Parents of children with a mental illness diagnosis or even a learning disability designation also need to be advocates of another type – school advocates. It is important that parents be aware of the resources that are available and how to advocate to get what is best for their children.
A great website to learn more about this is www.wrightslaw.com
Another valuable resource for school advocacy is a book written by a wife and husband team:
From Emotions to Advocacy
Pam & Pete Wright
Harbor House Law Press, 2001. ISBN 1892320088
These advocacy tips can apply to local, state or federal advocacy activities.
Is letter writing effective?
Yes, letters are very important tools for getting a legislator’s attention. A handwritten letter is most likely to be read by the legislator and many legislators have a policy of handwriting responses to handwritten letters they receive. An e-mail message will most likely be read by a staff member and is the least effective means of communicating with a legislator.
How can I get a legislator’s attention in a letter?
The first paragraph of the letter should state that you are a constituent of the legislator who voted for the legislator and followed his/her career (if that is true). This will get the legislator’s attention.
What is the most effective way to communicate?
Invite the legislator to your home to meet with a group of constituents. It is very difficult for a legislator to turn down a meeting with constituents. Be persistent in trying to schedule a meeting.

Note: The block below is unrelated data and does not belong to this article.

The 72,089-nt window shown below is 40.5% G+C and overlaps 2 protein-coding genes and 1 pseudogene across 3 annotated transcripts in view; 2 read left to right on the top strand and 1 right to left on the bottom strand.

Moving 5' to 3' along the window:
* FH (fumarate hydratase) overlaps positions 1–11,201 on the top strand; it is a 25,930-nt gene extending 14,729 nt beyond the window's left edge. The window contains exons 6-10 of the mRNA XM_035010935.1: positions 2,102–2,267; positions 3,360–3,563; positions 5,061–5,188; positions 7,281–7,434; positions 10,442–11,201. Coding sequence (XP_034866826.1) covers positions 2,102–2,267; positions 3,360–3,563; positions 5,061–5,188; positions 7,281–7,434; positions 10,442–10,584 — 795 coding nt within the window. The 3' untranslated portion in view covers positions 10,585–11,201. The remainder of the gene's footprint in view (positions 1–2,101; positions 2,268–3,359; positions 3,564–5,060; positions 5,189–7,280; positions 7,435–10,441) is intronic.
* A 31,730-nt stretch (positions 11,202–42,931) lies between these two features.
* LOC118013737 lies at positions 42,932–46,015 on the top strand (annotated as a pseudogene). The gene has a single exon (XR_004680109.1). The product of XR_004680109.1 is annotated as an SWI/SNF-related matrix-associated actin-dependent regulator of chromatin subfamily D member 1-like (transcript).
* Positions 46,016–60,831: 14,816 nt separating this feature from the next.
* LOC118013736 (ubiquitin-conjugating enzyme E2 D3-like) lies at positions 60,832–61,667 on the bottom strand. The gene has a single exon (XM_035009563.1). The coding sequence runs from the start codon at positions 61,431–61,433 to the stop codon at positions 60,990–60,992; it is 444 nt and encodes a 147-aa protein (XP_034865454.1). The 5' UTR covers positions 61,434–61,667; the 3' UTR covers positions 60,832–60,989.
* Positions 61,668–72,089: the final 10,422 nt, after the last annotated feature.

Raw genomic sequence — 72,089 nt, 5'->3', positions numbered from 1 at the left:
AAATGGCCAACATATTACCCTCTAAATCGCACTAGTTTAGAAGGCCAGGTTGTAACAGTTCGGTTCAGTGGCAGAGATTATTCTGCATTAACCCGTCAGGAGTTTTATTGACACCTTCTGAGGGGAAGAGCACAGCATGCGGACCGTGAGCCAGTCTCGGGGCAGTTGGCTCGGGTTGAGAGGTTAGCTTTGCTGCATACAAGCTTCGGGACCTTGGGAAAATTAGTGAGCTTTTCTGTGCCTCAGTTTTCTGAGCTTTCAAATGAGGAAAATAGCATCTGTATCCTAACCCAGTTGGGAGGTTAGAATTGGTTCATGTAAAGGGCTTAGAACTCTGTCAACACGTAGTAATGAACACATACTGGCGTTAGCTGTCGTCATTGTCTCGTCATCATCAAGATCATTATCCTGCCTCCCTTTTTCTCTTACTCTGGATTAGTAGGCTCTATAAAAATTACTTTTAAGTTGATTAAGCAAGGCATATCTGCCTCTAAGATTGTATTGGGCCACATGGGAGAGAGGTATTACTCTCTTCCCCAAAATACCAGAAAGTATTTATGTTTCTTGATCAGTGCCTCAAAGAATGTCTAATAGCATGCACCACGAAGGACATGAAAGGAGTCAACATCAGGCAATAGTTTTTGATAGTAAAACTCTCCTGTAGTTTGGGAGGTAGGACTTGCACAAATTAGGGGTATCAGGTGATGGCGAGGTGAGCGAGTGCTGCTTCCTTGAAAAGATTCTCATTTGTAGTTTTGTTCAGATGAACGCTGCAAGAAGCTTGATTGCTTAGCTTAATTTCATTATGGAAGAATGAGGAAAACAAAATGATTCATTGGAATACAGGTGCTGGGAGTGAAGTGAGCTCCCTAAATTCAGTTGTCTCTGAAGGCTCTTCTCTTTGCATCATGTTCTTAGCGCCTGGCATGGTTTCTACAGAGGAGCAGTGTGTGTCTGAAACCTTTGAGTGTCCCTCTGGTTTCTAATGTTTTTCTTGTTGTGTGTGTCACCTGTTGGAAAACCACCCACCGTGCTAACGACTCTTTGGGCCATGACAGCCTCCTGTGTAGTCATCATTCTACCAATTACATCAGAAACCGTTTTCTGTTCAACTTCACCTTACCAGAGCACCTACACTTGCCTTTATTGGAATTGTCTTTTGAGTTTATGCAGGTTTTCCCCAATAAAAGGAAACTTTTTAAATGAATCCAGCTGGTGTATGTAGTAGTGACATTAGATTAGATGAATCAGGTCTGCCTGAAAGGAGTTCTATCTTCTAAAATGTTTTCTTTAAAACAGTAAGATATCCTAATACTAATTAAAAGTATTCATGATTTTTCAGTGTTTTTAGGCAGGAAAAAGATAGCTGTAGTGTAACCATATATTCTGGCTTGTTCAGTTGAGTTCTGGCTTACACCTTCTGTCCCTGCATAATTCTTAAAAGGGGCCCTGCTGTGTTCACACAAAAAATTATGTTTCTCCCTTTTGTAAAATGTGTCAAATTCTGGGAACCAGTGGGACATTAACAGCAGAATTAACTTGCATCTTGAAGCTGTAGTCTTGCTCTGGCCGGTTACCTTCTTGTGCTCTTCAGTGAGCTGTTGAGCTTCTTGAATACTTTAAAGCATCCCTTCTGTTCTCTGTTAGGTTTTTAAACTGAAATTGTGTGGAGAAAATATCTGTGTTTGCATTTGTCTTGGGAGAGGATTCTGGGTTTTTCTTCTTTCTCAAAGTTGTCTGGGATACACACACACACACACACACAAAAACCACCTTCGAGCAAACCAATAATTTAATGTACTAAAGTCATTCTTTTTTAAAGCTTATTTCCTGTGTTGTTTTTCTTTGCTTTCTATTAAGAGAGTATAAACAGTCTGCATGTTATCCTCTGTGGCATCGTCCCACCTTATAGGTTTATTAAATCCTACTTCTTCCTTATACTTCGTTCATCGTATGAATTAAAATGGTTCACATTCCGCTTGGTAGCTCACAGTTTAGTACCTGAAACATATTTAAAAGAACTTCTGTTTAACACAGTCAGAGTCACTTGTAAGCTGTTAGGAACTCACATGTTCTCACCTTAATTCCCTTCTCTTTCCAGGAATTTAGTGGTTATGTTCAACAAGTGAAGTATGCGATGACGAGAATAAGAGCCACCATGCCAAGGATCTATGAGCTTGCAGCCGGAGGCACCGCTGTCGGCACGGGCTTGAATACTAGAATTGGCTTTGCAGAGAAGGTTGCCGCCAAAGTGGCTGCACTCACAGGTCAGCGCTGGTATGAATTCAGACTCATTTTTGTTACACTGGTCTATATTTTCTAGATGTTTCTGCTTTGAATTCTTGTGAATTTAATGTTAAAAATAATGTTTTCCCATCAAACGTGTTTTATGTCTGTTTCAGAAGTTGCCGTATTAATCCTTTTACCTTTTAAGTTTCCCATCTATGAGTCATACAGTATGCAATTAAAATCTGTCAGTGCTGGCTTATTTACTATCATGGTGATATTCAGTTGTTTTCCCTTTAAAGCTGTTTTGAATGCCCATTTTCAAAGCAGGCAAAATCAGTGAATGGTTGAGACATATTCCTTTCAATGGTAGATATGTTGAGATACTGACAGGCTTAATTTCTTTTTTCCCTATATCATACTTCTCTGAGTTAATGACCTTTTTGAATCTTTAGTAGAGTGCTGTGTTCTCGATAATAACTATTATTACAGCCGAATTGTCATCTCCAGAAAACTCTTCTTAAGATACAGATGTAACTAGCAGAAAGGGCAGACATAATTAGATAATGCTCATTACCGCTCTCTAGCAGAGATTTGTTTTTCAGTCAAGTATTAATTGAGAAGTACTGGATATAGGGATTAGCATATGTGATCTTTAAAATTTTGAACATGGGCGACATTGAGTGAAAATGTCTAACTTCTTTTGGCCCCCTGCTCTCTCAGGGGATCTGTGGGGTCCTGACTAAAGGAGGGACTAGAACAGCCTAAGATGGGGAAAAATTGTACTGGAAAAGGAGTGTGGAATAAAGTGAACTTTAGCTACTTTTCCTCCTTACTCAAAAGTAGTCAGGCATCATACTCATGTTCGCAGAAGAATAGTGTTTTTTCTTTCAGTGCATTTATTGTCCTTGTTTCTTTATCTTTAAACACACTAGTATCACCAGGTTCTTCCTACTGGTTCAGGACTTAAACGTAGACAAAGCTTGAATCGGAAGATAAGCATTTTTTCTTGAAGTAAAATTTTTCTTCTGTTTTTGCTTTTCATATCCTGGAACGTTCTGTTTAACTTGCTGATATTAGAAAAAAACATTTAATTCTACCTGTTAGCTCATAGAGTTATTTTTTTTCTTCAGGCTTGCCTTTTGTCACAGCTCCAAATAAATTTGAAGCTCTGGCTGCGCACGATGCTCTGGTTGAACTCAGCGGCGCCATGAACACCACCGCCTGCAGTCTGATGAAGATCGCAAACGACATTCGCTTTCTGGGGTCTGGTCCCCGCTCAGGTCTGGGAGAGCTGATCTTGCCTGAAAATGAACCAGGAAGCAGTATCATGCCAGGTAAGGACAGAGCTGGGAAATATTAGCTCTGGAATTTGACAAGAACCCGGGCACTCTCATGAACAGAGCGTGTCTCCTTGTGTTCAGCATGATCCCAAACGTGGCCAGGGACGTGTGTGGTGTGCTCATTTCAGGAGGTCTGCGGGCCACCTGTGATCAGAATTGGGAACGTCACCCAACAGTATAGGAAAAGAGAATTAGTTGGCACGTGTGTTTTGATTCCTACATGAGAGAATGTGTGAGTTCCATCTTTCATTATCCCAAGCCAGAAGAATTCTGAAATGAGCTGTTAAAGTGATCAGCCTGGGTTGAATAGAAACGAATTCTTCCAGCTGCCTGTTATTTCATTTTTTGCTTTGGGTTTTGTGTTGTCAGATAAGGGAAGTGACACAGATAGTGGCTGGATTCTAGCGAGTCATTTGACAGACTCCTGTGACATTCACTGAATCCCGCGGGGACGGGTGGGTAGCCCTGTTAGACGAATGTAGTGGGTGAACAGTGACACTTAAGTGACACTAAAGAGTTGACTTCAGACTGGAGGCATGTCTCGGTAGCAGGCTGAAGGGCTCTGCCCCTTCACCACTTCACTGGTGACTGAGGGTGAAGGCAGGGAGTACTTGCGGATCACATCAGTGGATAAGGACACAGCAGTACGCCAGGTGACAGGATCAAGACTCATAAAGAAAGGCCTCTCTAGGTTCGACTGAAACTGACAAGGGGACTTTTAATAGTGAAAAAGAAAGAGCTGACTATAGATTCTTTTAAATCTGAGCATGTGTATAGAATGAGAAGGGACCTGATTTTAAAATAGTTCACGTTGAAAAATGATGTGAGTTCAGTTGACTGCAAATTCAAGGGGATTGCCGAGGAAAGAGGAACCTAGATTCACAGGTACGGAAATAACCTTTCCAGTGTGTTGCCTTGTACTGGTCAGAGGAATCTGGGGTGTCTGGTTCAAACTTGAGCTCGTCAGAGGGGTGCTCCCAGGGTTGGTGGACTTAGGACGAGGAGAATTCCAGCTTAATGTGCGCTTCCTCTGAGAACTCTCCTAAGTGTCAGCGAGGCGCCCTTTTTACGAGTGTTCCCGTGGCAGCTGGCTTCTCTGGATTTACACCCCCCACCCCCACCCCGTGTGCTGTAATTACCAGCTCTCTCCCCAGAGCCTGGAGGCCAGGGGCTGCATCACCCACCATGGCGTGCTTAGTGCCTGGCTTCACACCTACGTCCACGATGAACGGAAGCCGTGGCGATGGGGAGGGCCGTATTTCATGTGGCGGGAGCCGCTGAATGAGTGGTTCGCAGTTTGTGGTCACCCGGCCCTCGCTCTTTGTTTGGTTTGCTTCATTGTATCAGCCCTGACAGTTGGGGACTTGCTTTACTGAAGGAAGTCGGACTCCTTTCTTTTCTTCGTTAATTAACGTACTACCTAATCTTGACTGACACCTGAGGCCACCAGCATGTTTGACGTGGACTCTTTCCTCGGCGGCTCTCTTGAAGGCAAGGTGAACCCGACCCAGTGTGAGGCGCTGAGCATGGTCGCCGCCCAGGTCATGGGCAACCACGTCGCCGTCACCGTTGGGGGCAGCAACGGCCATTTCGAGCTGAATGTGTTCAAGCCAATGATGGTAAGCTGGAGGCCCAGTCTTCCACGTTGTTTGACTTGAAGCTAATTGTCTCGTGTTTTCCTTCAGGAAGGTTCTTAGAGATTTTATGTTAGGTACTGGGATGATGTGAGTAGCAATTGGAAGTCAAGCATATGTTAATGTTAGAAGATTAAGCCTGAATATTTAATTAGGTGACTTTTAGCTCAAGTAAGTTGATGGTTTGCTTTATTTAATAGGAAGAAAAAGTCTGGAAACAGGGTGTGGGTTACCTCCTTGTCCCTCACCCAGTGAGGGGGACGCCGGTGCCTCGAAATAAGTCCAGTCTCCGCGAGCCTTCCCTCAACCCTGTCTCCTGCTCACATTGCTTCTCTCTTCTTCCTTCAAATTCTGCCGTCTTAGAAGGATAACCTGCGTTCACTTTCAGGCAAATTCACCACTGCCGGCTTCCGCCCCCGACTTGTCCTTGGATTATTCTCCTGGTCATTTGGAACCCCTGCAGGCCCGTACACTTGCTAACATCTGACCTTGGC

Do grassroots efforts pay off?
Absolutely. Sometimes, the only way to get a legislators attention is to bombard them with letters and phone calls.
1. Write a Letter
Letters are an important, even critical way to influence legislation. Legislative staff members have estimated that for every letter they receive on an issue, there are 200 others constituents that feel the same way, but don’t write. You can mail, fax or email your letter. Handwritten notes are best as they are not as common these days.
Letters to your own senator or representative are very important. You have three federal legislators: two senators and one representative. If you don’t know who they are, try:
- Calling your county clerk to find out who your state legislators, or
- Visit Project Vote Smart and type in your zip code to find your legislators and their contact information.
When writing a letter of this type try using your personal stationary or letterhead. Often times grassroots campaigns provide sample letters which are great, we have even included one here for you to use as a guide. It is always best to use a guide and then incorporate your own thoughts and words. Adding a personal story about how the legislation affects you or your family adds a personal touch and can be very effective.
Some extra tips:
- Introduce yourself as a constituent (if you are one)
- If you are part of a group, say so, including the number of people that your group represents
- Keep it to one page if possible – concise letters have the greatest impact